It is not recommended to quit opiates cold turkey. The withdrawal process is difficult and uncomfortable. It can also be dangerous without a doctor’s supervision.
If rehab has been a part of your story, you’re likely familiar with 12-step programs. These are fantastic programs that incorporate spirituality into your everyday life. Some users simply attend meetings to find the support and understanding they’re looking for.
In the same breath, 12-step meetings don’t work for everyone.
The statistics on 12-step programs are difficult to come by, as most are anonymous, but many attendees boast success. One program in particular claims that people stay drug-free on average 8.3 years.
Again, 12-step programs don’t appeal or apply to everyone, and many people prefer treating their medical problem with a medical solution. Many turn to Methadone maintenance programs.
Medication-assisted treatments can be seen as controversial by some, but in fact, they work similarly to any other medically supervised treatments. You’re prescribed an amount of methadone, take the dose given, and follow doctor’s orders.
Methadone treatment has a success rate ranging from 60-90%. It also maintains an addicts’ tolerance. While this may sound odd, it actually reduces the risk of overdose in the event of a relapse.
Treatment with methadone fosters a major link between opiate abuse and mental health. Often, clinics have resources and can refer clients to counselors or social workers that best fit their case.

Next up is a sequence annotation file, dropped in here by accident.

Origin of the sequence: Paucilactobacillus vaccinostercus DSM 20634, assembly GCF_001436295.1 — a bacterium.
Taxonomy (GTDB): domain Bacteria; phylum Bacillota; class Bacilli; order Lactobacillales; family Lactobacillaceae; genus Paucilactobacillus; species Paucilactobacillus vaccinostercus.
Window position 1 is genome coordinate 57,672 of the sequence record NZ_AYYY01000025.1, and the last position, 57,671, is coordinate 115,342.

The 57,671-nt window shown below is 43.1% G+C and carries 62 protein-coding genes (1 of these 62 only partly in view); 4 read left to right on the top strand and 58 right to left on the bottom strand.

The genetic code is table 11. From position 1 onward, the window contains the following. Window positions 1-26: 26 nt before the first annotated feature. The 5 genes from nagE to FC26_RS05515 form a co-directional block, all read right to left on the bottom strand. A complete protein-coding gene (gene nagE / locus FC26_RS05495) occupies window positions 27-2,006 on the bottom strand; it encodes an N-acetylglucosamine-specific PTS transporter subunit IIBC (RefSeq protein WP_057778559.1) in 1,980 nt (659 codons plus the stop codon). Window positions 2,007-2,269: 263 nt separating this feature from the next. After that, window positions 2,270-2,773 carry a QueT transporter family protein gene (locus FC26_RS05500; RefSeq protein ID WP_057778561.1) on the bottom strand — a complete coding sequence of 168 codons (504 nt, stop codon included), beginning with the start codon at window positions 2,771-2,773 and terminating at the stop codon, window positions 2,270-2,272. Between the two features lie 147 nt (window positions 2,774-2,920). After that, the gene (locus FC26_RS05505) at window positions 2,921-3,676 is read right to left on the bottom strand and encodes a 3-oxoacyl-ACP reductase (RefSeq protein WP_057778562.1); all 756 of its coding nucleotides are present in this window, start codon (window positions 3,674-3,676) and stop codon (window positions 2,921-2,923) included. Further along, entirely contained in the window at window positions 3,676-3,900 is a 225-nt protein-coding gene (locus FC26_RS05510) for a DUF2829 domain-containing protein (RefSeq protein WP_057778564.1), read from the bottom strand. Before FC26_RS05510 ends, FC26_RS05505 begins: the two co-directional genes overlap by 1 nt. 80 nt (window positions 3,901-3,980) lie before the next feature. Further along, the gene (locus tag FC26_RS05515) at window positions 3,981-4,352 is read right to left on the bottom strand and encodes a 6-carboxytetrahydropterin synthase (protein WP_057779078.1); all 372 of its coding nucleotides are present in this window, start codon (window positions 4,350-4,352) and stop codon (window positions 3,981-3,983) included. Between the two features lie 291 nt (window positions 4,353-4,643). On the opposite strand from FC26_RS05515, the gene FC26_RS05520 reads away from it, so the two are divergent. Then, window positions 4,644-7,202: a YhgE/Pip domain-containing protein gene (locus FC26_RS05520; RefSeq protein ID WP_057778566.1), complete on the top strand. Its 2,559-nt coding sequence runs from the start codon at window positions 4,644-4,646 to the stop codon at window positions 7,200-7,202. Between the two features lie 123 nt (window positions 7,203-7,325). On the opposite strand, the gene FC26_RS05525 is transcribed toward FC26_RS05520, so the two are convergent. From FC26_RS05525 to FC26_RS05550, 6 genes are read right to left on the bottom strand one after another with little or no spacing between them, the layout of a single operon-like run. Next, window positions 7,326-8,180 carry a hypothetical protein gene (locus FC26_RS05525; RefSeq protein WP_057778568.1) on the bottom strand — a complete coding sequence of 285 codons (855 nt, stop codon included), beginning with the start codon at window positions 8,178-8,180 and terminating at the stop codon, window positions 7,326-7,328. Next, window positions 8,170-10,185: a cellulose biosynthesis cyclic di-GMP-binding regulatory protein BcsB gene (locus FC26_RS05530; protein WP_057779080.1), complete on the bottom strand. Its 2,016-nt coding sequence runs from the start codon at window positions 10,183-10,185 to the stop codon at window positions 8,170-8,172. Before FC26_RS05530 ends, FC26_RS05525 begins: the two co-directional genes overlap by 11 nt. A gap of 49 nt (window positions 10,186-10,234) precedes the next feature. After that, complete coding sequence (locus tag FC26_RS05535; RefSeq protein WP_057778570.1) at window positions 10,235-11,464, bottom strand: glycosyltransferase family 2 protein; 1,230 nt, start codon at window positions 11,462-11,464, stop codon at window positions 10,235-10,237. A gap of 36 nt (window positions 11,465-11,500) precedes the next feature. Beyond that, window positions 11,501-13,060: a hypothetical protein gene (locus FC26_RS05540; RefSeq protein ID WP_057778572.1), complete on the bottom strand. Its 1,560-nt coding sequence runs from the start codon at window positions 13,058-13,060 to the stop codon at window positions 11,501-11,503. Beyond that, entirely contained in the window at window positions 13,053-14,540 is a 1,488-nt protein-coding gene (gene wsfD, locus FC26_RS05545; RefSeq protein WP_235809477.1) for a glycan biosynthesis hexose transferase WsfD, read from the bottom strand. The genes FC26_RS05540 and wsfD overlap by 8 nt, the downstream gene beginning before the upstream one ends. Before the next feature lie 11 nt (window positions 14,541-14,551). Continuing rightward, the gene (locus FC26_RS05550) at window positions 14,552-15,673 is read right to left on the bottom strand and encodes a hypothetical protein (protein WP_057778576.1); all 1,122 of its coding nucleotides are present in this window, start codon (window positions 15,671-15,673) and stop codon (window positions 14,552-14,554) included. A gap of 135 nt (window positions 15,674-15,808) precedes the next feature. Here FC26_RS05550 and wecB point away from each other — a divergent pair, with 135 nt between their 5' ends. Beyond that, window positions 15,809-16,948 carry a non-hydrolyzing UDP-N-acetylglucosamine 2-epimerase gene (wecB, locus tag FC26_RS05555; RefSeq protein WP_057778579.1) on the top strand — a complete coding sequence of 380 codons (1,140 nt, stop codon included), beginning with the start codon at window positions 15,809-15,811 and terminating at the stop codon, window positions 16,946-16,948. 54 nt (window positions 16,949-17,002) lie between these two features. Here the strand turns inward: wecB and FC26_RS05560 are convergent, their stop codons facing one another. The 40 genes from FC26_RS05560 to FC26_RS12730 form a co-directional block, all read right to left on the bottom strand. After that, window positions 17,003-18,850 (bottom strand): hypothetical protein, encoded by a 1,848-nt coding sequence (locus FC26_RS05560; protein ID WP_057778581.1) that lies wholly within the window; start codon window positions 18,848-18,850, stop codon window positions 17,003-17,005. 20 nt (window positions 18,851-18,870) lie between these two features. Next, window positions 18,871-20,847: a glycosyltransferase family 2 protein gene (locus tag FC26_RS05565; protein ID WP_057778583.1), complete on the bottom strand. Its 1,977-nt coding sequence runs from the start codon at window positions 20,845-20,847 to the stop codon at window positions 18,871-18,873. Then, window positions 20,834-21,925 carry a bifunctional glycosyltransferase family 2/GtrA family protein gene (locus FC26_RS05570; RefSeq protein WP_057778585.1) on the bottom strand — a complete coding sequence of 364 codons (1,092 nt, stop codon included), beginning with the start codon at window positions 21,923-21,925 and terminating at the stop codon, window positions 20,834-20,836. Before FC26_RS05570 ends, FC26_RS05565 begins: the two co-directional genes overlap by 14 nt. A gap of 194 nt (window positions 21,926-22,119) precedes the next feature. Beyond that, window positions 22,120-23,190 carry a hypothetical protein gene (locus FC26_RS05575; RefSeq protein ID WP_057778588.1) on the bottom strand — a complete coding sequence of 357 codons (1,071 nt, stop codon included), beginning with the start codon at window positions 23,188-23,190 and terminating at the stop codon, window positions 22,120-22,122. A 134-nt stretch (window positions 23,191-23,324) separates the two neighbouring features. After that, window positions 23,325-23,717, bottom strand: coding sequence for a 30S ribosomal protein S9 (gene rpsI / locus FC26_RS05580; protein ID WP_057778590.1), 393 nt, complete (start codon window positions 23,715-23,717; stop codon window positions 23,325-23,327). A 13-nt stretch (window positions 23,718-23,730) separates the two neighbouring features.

Allowing patients to process and identify their triggers is a huge component of relapse prevention.
Life After Addiction
The statistics of opiate abuse may seem dark and even frightening. Luckily, emerging opiate addiction recovery statistics prove that there is life after addiction.
Every option can seem scary or like it will be life-long. The truth is, medical treatment with methadone isn’t. It might last a year or longer, but it’s not forever.
Once you’re finished with the treatment program, you have the option to go on with your life, build something great, and never look back.
No matter how you decide to handle an addiction, help is within reach. If you or a loved one is in active addiction and ready to live life, consider your options. We offer many educational resources on addiction and medication-assisted treatment!
If you or someone you love is struggling with heroin addiction and want to find options for methadone treatment near you, give us a call at (855) 976- 2092.
 Opiate Relapse. (2018, November 25). Retrieved from https://drugabuse.com/opiates/relapse/
 National Institute on Drug Abuse. (n.d.). Prescription opioid use is a risk factor for heroin use. Retrieved from https://www.drugabuse.gov/publications/research-reports/relationship-between-prescription-drug-heroin-abuse/prescription-opioid-use-risk-factor-heroin-use
 Dr. Sanjay Gupta, CNN Chief Medical Correspondent. (2016, June 2). Unintended consequences: Why painkiller addicts turn to heroin. Retrieved from https://www.cnn.com/2014/08/29/health/gupta-unintended-consequences/index.html
 $45 Billion to Fight Opioid Abuse? That’s Much Too Little, Experts Say. (2017, December 22). Retrieved from https://www.nytimes.com/2017/06/30/health/drug-treatment-opioid-abuse-heroin-medicaid.html
 Narcotics Anonymous. (2017). Information About NA. Retrieved from https://www.na.org/admin/include/spaw2/uploads/pdf/pr/Info_about_NA_2016.pdf
 7 Things You Need to Know About Methadone Treatment | The Fix. (2017, April 18). Retrieved from https://www.thefix.com/7-things-you-need-know-about-methadone-treatment